By Mladen Dolar
Plutarch tells the tale of a guy who plucked a nightingale and discovering yet little to consume exclaimed: "You are only a voice and not anything more." Plucking the feathers of that means that hide the voice, dismantling the physique from which the voice turns out to emanate, resisting the Sirens' music of fascination with the voice, focusing on "the voice and not anything more": this is often the tricky job that thinker Mladen Dolar relentlessly pursues during this seminal work.The voice didn't determine as an important philosophical subject until eventually the Sixties, while Derrida and Lacan individually proposed it as a crucial theoretical predicament. In A Voice and not anything extra Dolar is going past Derrida's thought of "phonocentrism" and revives and develops Lacan's declare that the voice is without doubt one of the paramount embodiments of the psychoanalytic item (objet a). Dolar proposes that, except the 2 regularly understood makes use of of the voice as a car of which means and as a resource of aesthetic admiration, there's a 3rd point of knowing: the voice as an item that may be visible because the lever of concept. He investigates the item voice on a few assorted levels--the linguistics of the voice, the metaphysics of the voice, the ethics of the voice (with the voice of conscience), the paradoxical relation among the voice and the physique, the politics of the voice--and he scrutinizes the makes use of of the voice in Freud and Kafka. With this foundational paintings, Dolar provides us a philosophically grounded thought of the voice as a Lacanian object-cause.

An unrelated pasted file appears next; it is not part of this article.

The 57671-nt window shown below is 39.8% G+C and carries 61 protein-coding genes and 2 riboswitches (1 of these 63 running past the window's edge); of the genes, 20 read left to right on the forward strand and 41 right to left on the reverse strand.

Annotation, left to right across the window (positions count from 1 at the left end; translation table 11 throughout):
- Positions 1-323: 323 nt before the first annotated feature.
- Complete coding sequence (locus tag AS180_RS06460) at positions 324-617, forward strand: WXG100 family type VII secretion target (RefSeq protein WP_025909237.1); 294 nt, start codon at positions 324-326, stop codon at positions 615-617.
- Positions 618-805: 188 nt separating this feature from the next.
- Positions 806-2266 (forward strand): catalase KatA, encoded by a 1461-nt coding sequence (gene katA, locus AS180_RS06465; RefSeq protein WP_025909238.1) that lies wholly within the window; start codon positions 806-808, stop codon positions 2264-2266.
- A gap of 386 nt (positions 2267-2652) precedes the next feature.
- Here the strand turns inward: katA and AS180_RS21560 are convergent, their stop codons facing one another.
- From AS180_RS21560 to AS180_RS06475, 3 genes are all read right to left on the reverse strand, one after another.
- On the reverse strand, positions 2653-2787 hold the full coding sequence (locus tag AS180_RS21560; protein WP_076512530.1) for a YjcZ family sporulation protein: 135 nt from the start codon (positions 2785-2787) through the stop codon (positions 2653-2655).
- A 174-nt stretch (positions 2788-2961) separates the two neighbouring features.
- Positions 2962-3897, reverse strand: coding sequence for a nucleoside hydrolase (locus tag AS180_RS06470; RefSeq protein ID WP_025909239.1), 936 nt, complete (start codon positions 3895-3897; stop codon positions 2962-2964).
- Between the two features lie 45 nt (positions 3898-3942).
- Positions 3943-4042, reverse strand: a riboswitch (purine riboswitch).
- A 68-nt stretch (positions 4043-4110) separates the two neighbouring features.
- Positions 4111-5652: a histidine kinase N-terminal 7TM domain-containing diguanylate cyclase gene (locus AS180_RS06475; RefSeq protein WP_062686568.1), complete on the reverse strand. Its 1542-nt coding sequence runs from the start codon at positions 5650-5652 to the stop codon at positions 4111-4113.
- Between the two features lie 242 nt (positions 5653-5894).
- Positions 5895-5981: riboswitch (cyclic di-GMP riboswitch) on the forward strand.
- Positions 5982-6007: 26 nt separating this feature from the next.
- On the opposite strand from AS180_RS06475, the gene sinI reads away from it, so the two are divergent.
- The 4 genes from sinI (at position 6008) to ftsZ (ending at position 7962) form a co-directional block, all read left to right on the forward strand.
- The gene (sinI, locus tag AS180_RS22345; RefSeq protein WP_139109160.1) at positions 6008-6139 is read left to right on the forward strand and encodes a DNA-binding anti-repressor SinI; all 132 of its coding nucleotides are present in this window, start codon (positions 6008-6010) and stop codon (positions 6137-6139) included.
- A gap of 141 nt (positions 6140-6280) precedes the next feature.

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Here Merleau-Ponty forecloses the possibility of an encounter with an animal even as he imagines an inhuman gaze that turns humans into insects. This foreclosure, built as it is on animal metaphors (the insect), animal examples (the dog), and an opposition between human and inhuman, is yet another symptom of our ambivalence toward the animal, animality, and animals. Merleau-Ponty denies being embarrassed by this ambivalence. But it is precisely what gives Derrida a bad time when he sees himself through the eyes of his cat, as he says, naked as a jaybird.
It is more urgent . . to ask in what way—within man—has man been separated from 19 introduction non-man, and the animal from the human, than it is to take positions on the great issues, on so-called human rights and values. (2004, 16)8 Although Agamben is more concerned with separating the animal from the human in order to prevent treating people like animals than he is with the treatment of animals, he is right that we cannot begin to address the ways in which we denigrate some groups of people that we consider subhuman or nonhuman—that we consider or compare with animals—until we explore our ambivalence toward the animal, animality, and animals themselves.
The juridical notion of rights leads to calculations of whose interests are more important and whose rights trump all others. The calculus of interests and rights is particularly vexing when weighing human rights against animal rights, which is bound to happen given the oppositional nature of the concepts human and animal and the exclusionary nature of the concept of rights on which animal rights (like human rights) are based. Although the question of animal interests versus human interests raises hordes of practical concerns about human freedoms in regard to eating, clothing, and human welfare, as well as drug testing and medical research, the fundamental problem with arbitrating rights is not the practical matter of determining the proper balance or a fair utilitarian calculus.
A Voice and Nothing More by Mladen Dolar